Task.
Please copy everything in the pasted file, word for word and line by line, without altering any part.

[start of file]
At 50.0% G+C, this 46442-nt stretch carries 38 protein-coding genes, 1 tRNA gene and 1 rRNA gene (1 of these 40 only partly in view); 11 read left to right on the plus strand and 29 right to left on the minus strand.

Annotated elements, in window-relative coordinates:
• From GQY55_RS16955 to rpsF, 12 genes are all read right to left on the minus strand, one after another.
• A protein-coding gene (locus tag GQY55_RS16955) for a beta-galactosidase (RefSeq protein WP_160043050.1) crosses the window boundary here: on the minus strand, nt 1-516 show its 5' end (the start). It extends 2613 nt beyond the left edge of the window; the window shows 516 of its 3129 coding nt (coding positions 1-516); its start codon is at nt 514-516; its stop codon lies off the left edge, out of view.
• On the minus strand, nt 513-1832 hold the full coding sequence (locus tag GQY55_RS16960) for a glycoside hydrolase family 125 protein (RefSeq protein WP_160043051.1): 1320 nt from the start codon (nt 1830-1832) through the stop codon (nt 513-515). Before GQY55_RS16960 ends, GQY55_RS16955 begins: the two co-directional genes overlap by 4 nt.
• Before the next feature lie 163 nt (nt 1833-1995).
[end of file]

At 50.0% G+C, this 46442-nt stretch carries 38 protein-coding genes, 1 tRNA gene and 1 rRNA gene (1 of these 40 only partly in view); 11 read left to right on the plus strand and 29 right to left on the minus strand.

Annotated elements, in window-relative coordinates:
• From GQY55_RS16955 to rpsF, 12 genes are all read right to left on the minus strand, one after another.
• A protein-coding gene (locus tag GQY55_RS16955) for a beta-galactosidase (RefSeq protein WP_160043050.1) crosses the window boundary here: on the minus strand, nt 1-516 show its 5' end (the start). It extends 2613 nt beyond the left edge of the window; the window shows 516 of its 3129 coding nt (coding positions 1-516); its start codon is at nt 514-516; its stop codon lies off the left edge, out of view.
• On the minus strand, nt 513-1832 hold the full coding sequence (locus tag GQY55_RS16960) for a glycoside hydrolase family 125 protein (RefSeq protein WP_160043051.1): 1320 nt from the start codon (nt 1830-1832) through the stop codon (nt 513-515). Before GQY55_RS16960 ends, GQY55_RS16955 begins: the two co-directional genes overlap by 4 nt.
• Before the next feature lie 163 nt (nt 1833-1995).